If you have a dependence on alcohol or opioids, your doctor might suggest Vivitrol as a treatment option. (With dependence, your body gets used to a substance and needs it for you to feel as you usually would.)
Adults use vyrotic to help:
- treat alcohol dependence in those who have quit drinking and are not being treated in a hospital
- prevent opioid dependence in those who have detoxed (had opioids cleared from their system)
naltrexone is an active ingredient in the drug. This is the ingredient that makes it work. It is part of a group of drugs called Opioids.
Vivitrol comes as an injection (shot) that’s given into a muscle of your buttocks by a healthcare professional.
This article describes the dosage of Vivitrol, as well as its strength and how it’s given. To learn more about Vivitrol, see this in-depth article.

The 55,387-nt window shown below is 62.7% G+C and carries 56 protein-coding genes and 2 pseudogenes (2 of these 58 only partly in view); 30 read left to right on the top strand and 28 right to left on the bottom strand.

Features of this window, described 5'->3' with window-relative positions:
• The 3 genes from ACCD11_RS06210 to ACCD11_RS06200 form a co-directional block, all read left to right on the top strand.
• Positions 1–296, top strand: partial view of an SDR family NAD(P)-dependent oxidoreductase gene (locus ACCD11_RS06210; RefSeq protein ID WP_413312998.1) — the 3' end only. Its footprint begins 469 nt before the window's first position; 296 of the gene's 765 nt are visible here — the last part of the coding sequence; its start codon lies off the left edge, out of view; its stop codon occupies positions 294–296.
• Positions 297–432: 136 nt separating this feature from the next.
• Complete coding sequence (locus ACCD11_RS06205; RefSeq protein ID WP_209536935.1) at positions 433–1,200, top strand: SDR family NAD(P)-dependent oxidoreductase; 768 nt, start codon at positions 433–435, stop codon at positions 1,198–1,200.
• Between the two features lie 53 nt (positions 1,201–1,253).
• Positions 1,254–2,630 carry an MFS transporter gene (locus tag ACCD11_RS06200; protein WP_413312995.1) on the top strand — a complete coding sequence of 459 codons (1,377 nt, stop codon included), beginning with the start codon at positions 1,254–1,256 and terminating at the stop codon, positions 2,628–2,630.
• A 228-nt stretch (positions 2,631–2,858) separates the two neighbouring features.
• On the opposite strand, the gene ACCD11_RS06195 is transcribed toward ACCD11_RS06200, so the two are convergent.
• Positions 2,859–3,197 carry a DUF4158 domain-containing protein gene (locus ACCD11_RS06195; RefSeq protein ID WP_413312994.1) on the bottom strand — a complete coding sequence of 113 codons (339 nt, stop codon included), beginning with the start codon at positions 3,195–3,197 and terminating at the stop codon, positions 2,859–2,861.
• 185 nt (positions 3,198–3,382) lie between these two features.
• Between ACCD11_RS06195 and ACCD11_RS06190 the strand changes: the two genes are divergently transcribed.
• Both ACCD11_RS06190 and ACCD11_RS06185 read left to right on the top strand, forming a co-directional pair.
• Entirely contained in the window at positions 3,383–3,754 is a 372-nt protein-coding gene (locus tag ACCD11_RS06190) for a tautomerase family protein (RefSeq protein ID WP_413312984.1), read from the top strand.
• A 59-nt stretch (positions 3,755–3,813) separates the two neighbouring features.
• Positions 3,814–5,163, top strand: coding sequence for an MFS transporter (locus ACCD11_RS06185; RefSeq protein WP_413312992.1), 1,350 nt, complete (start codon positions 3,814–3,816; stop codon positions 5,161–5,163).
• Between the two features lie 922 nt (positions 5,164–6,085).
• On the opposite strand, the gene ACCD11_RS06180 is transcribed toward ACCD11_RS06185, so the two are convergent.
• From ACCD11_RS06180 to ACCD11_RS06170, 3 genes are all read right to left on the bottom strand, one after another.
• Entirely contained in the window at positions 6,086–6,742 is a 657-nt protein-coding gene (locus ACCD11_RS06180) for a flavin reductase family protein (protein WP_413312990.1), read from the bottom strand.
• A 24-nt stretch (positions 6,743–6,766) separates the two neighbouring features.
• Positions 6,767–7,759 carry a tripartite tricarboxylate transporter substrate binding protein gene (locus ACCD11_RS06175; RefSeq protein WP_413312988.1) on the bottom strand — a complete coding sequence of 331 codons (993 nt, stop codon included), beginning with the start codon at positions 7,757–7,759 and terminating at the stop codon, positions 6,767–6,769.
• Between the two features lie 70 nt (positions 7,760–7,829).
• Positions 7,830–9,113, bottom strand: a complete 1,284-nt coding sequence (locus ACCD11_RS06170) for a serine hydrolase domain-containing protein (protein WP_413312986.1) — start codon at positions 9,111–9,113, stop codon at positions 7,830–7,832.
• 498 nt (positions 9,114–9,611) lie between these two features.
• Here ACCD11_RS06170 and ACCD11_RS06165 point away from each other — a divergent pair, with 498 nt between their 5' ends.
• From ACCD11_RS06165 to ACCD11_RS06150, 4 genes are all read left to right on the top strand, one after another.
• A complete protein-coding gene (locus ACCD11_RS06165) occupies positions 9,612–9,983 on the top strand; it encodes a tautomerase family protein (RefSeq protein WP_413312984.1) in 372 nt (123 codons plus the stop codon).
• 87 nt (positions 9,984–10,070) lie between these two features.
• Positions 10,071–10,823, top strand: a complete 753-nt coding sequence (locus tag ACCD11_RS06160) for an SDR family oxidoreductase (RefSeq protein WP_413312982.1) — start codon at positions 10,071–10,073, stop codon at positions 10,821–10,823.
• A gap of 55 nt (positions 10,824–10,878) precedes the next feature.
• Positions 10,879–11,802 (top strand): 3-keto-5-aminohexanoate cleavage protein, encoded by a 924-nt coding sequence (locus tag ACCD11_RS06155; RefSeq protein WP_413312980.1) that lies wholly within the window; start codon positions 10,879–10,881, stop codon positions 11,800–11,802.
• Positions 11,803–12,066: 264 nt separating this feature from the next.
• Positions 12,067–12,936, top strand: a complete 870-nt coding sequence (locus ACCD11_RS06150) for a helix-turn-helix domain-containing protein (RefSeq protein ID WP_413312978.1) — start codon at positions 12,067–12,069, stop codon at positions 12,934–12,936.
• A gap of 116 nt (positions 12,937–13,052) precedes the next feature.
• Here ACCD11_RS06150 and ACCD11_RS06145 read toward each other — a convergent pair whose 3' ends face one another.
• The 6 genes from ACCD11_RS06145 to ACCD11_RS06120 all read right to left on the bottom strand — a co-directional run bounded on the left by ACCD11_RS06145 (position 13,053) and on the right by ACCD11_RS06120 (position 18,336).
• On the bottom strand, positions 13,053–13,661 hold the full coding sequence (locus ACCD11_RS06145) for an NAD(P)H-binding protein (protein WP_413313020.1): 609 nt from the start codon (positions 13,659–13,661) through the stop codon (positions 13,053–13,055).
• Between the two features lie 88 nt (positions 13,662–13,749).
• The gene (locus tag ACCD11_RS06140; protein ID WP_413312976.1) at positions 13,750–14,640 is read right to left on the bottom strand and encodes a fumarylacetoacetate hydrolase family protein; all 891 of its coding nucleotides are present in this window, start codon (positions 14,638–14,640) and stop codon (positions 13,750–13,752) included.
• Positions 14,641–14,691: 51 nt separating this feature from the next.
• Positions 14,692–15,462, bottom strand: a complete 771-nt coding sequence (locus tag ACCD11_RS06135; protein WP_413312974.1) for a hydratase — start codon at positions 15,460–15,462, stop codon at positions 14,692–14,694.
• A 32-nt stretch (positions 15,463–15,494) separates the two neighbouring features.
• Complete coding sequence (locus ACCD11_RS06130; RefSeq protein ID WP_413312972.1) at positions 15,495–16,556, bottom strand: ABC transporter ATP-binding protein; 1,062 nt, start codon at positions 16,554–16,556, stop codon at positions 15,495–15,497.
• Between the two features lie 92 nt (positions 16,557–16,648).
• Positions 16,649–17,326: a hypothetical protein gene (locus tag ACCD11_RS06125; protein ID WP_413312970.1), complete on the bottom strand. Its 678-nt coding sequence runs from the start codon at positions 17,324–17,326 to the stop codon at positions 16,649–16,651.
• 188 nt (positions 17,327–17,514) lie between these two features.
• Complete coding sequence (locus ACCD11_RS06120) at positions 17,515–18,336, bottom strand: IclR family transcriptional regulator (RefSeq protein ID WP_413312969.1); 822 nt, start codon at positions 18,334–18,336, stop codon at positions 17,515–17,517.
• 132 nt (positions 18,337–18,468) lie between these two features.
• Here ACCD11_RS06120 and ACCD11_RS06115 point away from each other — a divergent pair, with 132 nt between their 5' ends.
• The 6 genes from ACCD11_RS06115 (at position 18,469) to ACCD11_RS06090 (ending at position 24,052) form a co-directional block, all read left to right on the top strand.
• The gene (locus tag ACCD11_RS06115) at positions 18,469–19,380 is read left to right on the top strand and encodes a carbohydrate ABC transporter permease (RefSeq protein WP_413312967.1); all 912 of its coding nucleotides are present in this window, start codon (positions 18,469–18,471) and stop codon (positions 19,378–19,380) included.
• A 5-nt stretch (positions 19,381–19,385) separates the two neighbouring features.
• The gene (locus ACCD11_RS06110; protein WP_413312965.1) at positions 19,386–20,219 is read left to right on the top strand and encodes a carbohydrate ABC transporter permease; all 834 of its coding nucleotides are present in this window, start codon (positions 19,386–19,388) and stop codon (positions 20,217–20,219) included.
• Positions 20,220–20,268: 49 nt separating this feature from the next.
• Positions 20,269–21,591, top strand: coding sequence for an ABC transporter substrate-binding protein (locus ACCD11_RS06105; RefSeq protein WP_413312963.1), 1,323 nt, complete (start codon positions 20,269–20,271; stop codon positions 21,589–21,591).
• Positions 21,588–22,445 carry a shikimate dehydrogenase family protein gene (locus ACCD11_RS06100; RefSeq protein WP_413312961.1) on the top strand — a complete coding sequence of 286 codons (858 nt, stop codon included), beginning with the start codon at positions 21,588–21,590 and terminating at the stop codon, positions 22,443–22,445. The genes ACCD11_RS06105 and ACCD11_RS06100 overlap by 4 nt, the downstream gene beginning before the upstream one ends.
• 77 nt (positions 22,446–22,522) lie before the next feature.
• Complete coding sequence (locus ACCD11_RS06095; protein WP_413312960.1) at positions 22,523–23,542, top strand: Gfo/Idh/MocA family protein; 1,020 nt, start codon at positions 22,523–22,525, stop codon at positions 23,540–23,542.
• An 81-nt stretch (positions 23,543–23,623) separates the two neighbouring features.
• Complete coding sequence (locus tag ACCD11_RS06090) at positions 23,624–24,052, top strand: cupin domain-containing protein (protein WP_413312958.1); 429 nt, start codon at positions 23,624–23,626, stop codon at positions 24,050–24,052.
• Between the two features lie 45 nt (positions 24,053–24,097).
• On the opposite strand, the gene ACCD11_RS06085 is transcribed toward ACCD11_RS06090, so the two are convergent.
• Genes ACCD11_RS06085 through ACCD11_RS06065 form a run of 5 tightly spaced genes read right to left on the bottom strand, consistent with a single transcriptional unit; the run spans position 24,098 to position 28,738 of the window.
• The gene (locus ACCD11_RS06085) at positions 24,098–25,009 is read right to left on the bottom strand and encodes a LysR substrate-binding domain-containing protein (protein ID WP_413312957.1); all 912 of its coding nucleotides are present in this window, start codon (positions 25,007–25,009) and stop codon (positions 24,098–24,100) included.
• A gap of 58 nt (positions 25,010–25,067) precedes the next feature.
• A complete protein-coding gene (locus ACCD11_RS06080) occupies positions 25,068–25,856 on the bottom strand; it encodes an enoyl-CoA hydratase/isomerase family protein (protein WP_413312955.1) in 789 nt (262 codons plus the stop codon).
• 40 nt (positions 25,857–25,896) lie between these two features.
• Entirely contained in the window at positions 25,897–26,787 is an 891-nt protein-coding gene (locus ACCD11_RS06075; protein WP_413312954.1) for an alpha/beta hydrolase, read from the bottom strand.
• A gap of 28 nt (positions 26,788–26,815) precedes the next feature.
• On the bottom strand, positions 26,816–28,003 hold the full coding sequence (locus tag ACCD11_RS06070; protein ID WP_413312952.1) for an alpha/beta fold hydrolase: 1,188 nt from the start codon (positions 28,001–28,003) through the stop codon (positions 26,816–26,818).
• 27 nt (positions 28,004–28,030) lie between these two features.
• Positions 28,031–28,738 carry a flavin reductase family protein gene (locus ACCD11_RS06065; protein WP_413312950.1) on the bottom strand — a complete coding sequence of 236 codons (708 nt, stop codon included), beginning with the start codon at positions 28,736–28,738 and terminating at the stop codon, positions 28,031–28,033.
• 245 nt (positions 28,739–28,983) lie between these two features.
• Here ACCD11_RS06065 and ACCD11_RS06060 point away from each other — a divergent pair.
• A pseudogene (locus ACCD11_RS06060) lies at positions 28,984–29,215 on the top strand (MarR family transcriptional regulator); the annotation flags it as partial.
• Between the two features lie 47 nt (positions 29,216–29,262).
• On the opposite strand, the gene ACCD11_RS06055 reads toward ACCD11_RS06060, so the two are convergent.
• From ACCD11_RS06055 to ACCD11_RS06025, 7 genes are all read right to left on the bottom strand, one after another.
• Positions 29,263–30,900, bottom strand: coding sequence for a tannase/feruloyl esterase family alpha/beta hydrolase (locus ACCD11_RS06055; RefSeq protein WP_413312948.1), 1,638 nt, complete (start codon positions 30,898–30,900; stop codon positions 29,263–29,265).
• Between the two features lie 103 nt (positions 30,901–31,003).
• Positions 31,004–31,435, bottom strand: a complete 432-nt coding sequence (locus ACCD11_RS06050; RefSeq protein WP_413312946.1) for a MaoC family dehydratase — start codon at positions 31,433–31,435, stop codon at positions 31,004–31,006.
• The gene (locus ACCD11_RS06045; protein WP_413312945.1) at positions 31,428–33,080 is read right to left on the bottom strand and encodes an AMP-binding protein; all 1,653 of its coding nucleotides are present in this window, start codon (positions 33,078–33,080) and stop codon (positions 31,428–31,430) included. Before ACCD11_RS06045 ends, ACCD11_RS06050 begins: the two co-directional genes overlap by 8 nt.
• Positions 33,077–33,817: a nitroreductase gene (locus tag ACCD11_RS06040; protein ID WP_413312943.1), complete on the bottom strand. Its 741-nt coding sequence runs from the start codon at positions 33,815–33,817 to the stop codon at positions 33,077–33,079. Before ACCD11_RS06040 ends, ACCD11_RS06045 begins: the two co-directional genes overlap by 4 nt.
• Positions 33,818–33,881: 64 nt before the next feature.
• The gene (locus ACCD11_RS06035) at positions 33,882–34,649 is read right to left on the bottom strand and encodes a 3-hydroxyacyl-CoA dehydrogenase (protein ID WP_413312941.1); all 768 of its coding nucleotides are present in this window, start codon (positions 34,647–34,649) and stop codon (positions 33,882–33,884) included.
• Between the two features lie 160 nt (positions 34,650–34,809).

Note: This chart highlights the basics of Vivitrol’s dosage. Be sure to read on for more detail. And keep in mind that this article covers Vivitrol’s standard dosing schedule, which is provided by the drug’s manufacturer. But your doctor will prescribe the Vivitrol dosage that’s right for you.
|Vivitrol form||Vivitrol strength||Vivitrol usual dosage|
|powder in a vial that is mixed with a liquid to make a solution||380 milligrams (mg) per vial||380-mg injection every 4 weeks|
The recommended dose and schedule for Vivitrol are described.
What is Vivitrol’s form?
A solution is created by mixing a certain liquid with a certain amount of powder.
What strength does Vivitrol come in?
A single-dose of vyretrol has a strength of about 400 milligrams.
What is the usual dosage of Vivitrol?
The most common recommended dose of vyrot is below. Your doctor will decide the best dose for you.
The recommended dose of the drug is one injection a month. This is given to someone.
Is Vivitrol prescribed long term?
It is usually prescribed as a long-term treatment. If you and your doctor agree that it is safe and effective for you, you will likely receive it for a long time.
Below are some frequently asked questions about the drug.
Does Vivitrol come in a form I can take orally (by mouth), such as a pill? If so, what’s the oral dosage?